Imperfect, but illustrative
The first three scenarios illustrate the core benefits of ecofiscal policies. The difference between the first two scenarios shows the benefits of flexibility, and the difference between the second two shows the benefits of recycling revenue from carbon pricing policies back into the economy, as per the figure below.
Just like the model itself, the scenarios aren’t perfect reflections of policy—but they are useful.
To represent inflexible regulations, our scenario assumes that each sector would have to contribute the same share of provincial emissions reductions, irrespective of how expensive those emissions reductions might be. From an economic standpoint (or just a practical one) this is the worst possible policy you can imagine. No government is likely to implement such blunt regulations.
Yet at the same time, the scenario highlights the real challenges with sector-by-sector regulations. If not the same level of reductions, exactly how should government divvy up reductions between sectors? The problem is that government simply doesn’t know enough about the costs of emissions reductions in different sectors to do so efficiently. And relying on industry knowledge opens the door to endless negotiation and lobbying. Allowing the market forces to drive the lowest cost reductions is an absolutely sensible alternative. Even the smartest, most flexible regulations will have trouble being as flexible (and efficient) as a carbon pricing policy.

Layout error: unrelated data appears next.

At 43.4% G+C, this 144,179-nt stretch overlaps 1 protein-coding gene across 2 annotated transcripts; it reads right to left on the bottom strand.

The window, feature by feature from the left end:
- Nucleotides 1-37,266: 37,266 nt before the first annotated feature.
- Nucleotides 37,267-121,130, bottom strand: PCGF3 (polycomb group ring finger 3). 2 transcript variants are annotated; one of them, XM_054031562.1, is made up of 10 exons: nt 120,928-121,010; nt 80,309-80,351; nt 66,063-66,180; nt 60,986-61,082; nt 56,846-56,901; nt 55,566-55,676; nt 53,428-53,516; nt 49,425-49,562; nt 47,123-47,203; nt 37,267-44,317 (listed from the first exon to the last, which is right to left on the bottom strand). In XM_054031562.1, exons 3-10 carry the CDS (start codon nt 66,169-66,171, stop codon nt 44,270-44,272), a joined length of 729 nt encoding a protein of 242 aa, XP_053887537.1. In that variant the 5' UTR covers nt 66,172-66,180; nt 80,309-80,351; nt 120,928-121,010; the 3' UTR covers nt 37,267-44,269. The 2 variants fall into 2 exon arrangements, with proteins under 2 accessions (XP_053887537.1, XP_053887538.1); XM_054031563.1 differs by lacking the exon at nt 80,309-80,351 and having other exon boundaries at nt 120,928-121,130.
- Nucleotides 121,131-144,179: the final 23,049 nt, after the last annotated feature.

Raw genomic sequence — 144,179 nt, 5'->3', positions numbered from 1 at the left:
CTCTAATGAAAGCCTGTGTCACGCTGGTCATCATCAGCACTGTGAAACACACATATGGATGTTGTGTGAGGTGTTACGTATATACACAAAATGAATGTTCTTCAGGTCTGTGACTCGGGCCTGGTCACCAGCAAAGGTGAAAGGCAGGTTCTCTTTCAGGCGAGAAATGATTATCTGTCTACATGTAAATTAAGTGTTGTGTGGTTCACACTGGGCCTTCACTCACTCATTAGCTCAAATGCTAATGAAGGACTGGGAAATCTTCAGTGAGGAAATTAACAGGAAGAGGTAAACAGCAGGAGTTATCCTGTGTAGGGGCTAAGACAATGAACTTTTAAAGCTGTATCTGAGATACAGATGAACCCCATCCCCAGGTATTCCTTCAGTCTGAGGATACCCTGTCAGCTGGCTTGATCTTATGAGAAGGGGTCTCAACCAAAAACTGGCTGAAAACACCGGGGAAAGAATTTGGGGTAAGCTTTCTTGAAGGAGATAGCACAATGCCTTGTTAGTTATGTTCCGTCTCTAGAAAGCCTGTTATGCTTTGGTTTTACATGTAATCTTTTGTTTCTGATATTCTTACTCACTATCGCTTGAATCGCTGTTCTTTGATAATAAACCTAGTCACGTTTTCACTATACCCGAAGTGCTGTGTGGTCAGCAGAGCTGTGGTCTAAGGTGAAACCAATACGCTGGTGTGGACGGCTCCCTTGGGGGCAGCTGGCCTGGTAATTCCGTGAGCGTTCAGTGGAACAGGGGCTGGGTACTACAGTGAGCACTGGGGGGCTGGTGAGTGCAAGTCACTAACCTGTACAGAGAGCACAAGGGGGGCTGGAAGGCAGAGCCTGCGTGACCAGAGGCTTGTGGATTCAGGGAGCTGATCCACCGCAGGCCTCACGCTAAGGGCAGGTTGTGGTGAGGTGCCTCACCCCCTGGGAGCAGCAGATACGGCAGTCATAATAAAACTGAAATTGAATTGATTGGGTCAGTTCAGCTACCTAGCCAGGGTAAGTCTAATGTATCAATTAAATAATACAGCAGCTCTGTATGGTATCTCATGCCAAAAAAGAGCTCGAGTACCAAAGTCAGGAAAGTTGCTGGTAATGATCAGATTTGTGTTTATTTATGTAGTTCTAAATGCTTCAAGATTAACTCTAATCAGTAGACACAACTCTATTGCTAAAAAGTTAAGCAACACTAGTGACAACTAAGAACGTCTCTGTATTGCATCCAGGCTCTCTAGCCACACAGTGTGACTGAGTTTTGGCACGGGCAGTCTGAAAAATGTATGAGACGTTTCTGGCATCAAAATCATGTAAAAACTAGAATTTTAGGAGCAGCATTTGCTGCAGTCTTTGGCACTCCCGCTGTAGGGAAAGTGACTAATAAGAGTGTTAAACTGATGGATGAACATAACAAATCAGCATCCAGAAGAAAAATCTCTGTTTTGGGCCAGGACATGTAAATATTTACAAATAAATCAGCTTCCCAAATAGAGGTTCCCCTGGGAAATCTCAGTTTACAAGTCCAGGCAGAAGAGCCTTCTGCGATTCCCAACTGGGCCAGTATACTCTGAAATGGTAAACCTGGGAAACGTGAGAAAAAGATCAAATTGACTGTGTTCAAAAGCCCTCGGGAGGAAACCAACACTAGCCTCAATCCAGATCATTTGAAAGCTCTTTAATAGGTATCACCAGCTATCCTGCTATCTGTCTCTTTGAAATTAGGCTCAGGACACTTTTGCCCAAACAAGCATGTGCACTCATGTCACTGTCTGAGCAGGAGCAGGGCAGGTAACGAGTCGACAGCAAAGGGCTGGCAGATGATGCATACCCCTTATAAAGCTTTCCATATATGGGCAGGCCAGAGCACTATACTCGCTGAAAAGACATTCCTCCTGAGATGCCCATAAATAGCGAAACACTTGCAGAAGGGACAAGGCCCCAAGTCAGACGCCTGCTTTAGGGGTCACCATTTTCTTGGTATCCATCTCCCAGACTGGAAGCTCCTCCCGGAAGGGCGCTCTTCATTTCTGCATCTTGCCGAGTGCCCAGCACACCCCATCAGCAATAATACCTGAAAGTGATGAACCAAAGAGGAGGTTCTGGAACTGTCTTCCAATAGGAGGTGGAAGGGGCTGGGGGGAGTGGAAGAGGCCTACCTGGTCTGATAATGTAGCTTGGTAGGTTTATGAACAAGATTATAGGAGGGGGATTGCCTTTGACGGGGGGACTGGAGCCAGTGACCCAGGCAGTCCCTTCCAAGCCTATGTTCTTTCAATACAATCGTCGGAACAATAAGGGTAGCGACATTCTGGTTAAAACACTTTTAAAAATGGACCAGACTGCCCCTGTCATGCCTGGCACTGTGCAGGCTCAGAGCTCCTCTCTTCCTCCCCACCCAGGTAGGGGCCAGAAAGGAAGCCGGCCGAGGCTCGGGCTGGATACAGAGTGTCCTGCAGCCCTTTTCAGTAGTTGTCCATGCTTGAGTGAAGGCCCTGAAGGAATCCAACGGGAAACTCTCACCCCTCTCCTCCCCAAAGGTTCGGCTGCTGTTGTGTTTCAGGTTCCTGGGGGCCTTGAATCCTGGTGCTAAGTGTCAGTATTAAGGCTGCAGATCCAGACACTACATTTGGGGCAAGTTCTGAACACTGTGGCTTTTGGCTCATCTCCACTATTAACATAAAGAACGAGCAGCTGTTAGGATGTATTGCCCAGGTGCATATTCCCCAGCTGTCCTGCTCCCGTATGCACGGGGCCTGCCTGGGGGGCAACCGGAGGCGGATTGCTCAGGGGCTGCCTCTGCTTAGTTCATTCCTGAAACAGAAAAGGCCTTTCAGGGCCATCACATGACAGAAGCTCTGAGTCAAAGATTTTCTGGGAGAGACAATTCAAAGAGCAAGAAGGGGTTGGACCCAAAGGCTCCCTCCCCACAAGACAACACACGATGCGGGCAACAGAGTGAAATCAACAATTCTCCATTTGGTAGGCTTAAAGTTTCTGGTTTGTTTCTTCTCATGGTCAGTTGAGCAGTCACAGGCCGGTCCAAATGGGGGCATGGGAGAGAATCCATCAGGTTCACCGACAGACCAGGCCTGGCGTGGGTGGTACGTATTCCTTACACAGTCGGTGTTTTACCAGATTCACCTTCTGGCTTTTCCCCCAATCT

The biggest limitation to the modelling in terms of revenue recycling is that it only considers one approach, in this case, reductions in personal income taxes. In reality, a range of other recycling approaches—reductions in corporate income taxes, investment in critical infrastructure, investments in low-carbon technology, reducing government debt, or even direct dividends back to citizens—are all viable policy options. Stay tuned on this front: future Ecofiscal work will look at these options in detail.
Sometimes, it’s the counterintuitive results that are the most interesting
The final modelling scenario takes provincial policy a step further. Like the previous scenarios, it assumes that each province implements its own carbon pricing policy sufficient to achieve each provincial target. Unlike the previous scenarios, however, it also assumes that each of these systems are linked together.